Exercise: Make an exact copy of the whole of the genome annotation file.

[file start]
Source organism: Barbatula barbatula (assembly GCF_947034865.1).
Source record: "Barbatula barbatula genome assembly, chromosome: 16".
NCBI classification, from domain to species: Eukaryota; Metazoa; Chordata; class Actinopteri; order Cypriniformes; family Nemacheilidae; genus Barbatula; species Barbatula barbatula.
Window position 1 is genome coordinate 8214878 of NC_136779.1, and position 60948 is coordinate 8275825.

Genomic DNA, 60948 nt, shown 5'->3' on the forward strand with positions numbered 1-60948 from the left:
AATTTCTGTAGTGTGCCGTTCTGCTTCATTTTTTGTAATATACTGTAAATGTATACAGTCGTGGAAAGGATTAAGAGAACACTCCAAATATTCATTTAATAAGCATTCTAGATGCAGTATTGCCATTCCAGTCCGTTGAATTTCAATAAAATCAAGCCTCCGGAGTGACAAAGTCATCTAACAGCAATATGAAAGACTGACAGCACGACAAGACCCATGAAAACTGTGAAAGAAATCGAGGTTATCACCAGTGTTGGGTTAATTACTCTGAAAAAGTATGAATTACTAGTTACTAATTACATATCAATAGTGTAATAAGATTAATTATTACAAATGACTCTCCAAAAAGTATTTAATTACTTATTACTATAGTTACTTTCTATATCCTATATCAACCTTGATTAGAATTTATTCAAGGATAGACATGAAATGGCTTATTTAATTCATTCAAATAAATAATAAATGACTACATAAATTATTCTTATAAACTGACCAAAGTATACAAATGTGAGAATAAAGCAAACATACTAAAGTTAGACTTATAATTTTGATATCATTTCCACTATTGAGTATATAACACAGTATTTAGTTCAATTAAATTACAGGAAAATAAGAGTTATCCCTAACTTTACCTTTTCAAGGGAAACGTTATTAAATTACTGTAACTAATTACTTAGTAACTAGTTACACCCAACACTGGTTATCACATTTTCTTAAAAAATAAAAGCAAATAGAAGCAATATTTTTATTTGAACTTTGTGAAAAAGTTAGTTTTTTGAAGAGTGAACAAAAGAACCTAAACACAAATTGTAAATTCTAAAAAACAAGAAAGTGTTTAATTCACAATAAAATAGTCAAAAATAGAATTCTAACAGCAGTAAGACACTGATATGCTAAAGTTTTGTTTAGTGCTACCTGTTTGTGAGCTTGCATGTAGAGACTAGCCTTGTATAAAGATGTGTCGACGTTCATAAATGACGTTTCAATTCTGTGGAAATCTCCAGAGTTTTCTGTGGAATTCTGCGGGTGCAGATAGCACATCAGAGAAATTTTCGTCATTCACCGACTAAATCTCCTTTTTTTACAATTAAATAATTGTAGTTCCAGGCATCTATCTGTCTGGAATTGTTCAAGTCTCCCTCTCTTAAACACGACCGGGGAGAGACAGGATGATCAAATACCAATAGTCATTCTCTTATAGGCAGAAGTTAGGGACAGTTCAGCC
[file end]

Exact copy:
Source organism: Barbatula barbatula (assembly GCF_947034865.1).
Source record: "Barbatula barbatula genome assembly, chromosome: 16".
NCBI classification, from domain to species: Eukaryota; Metazoa; Chordata; class Actinopteri; order Cypriniformes; family Nemacheilidae; genus Barbatula; species Barbatula barbatula.
Window position 1 is genome coordinate 8214878 of NC_136779.1, and position 60948 is coordinate 8275825.

Genomic DNA, 60948 nt, shown 5'->3' on the forward strand with positions numbered 1-60948 from the left:
AATTTCTGTAGTGTGCCGTTCTGCTTCATTTTTTGTAATATACTGTAAATGTATACAGTCGTGGAAAGGATTAAGAGAACACTCCAAATATTCATTTAATAAGCATTCTAGATGCAGTATTGCCATTCCAGTCCGTTGAATTTCAATAAAATCAAGCCTCCGGAGTGACAAAGTCATCTAACAGCAATATGAAAGACTGACAGCACGACAAGACCCATGAAAACTGTGAAAGAAATCGAGGTTATCACCAGTGTTGGGTTAATTACTCTGAAAAAGTATGAATTACTAGTTACTAATTACATATCAATAGTGTAATAAGATTAATTATTACAAATGACTCTCCAAAAAGTATTTAATTACTTATTACTATAGTTACTTTCTATATCCTATATCAACCTTGATTAGAATTTATTCAAGGATAGACATGAAATGGCTTATTTAATTCATTCAAATAAATAATAAATGACTACATAAATTATTCTTATAAACTGACCAAAGTATACAAATGTGAGAATAAAGCAAACATACTAAAGTTAGACTTATAATTTTGATATCATTTCCACTATTGAGTATATAACACAGTATTTAGTTCAATTAAATTACAGGAAAATAAGAGTTATCCCTAACTTTACCTTTTCAAGGGAAACGTTATTAAATTACTGTAACTAATTACTTAGTAACTAGTTACACCCAACACTGGTTATCACATTTTCTTAAAAAATAAAAGCAAATAGAAGCAATATTTTTATTTGAACTTTGTGAAAAAGTTAGTTTTTTGAAGAGTGAACAAAAGAACCTAAACACAAATTGTAAATTCTAAAAAACAAGAAAGTGTTTAATTCACAATAAAATAGTCAAAAATAGAATTCTAACAGCAGTAAGACACTGATATGCTAAAGTTTTGTTTAGTGCTACCTGTTTGTGAGCTTGCATGTAGAGACTAGCCTTGTATAAAGATGTGTCGACGTTCATAAATGACGTTTCAATTCTGTGGAAATCTCCAGAGTTTTCTGTGGAATTCTGCGGGTGCAGATAGCACATCAGAGAAATTTTCGTCATTCACCGACTAAATCTCCTTTTTTTACAATTAAATAATTGTAGTTCCAGGCATCTATCTGTCTGGAATTGTTCAAGTCTCCCTCTCTTAAACACGACCGGGGAGAGACAGGATGATCAAATACCAATAGTCATTCTCTTATAGGCAGAAGTTAGGGACAGTTCAGCC